|Franz Peter Schubert.|
Bought in January 2016.
First listen: 29-6-2017.
Label: Zig-Zag Territoires.
Recording dates: December 1996.
Recording venue: Concertzaal Tilburg, The Netherlands.
Recording engineer: Bert van der Wolf.
Running time: Approx. 58:00.
Relevance to me: Essential.
Symphony No. 4 in C minor. "Die Tragische" D. 417. (1816)
Symphony No. 5 in B flat major, D. 485. (1816)
Works performed by:
Anima Eterna, Jos van Immerseel.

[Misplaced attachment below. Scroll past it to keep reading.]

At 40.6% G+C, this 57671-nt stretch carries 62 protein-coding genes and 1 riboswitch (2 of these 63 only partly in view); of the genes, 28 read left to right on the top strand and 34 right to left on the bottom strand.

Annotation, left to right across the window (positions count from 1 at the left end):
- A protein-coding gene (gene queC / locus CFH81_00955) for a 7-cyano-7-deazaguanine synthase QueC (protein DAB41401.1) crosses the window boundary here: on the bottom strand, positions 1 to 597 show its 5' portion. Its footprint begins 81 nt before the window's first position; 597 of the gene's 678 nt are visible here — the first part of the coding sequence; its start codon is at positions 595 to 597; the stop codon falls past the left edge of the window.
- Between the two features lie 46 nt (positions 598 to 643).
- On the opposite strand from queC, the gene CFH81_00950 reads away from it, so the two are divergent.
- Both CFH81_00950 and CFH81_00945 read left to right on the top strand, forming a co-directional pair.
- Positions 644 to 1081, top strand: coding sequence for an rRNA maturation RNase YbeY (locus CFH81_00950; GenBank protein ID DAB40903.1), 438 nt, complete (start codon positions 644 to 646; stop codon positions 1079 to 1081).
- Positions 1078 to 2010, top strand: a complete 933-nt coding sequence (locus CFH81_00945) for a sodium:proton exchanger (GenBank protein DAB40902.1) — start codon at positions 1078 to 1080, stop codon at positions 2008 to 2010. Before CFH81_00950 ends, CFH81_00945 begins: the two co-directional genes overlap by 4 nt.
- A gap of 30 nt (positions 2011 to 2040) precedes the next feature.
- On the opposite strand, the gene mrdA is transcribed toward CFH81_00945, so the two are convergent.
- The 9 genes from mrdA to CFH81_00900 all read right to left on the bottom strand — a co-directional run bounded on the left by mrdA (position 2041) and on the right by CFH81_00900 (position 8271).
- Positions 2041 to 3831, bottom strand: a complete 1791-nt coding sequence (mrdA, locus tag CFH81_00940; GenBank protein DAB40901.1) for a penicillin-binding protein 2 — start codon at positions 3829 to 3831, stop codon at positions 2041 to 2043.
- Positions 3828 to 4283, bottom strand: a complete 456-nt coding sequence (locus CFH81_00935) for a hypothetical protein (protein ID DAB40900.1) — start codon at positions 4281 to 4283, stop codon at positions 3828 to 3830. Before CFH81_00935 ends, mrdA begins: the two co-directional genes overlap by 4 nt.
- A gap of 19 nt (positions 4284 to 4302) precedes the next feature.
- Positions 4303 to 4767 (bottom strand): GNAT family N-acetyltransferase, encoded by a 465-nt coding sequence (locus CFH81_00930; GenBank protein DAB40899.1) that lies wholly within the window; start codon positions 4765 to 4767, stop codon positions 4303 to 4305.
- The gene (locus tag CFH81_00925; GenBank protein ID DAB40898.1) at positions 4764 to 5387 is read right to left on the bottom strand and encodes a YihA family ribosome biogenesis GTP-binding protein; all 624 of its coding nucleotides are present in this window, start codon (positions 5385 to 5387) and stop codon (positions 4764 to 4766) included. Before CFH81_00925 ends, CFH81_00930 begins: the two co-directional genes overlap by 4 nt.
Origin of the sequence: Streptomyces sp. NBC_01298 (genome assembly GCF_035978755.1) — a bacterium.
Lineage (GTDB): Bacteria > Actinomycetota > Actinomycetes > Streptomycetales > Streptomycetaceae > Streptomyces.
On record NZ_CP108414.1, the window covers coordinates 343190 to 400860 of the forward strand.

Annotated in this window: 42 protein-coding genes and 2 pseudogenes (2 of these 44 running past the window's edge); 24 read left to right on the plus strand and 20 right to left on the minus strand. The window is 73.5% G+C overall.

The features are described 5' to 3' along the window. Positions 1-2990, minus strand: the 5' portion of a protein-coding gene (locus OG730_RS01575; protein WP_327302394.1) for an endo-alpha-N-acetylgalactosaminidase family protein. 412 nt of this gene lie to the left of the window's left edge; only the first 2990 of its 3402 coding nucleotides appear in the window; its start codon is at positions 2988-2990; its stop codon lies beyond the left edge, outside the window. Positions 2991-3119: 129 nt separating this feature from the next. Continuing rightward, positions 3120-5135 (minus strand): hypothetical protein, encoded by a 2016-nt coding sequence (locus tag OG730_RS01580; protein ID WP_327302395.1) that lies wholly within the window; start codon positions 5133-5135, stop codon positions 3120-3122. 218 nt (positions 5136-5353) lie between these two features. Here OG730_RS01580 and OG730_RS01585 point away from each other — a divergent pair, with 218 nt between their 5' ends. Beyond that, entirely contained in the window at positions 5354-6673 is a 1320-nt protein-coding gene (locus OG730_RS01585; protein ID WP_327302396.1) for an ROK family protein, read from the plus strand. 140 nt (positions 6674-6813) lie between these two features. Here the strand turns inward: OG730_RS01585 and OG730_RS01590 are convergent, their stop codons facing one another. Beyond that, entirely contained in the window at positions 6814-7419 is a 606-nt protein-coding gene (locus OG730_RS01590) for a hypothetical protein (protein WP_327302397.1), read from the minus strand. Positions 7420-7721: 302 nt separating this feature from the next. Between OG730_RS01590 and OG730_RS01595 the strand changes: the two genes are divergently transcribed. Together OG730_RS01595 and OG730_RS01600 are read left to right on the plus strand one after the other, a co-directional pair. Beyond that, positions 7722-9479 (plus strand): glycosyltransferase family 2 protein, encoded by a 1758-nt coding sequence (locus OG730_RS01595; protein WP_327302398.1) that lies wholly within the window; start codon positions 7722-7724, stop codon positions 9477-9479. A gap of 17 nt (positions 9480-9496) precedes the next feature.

There are great yields in terms of authenticity in using an orchestra as would have been known to Schubert. Meaning foremost, gut strings. Do away with vibrato and a whole new world emerges, with sonical riches that reward all the effort that goes into recording with such an ensemble. According to the booklet a lot of research was put in this project before it came to fruition, but then the result is exceptional. I have never heard Schubert this clear, never even grasped all the details in his work, often because the fortissimos were too loud, or the timpani were booming away, aided by a multitude of basses and celli. No so with Immerseel, although I was surprised how much punch and power he had at hand. Even with his smaller forces the sound produced is more than enough to make a point or two. And a point he makes. There was and still is a lot of debate about the tempi of the movements, for Schubert was not really clear in that matter, and so everybody did as he liked, often with ruinous results. Due to all careful research Immerseel came up with very sensible solutions that work very well in the context. It is surely a case of getting used to the swifter tempi, especially in the finale of the fifth, or for that matter all allegro vivaces in both symphonies, but once adapted it makes sense. This ensemble is a perfectly drilled body of soloists. They have such a fine and cultured sound, with some added rawness in the brass as a bonus, that I can safely say that they are one of the best orchestras in the world playing on authentic instruments. These performance are in fact reference, for they show us a Schubert rarely heard. The visceral quality of this recording is gorgeous. The strings are singing, the brass has a rasping sound, the timpani wakes you up, and I see Schubert smiling. More sweetness is hardly possible. The sound is top notch, although I am not a great fan of the acoustics in the concertzaal of Tilburg. But that is a minor quibble.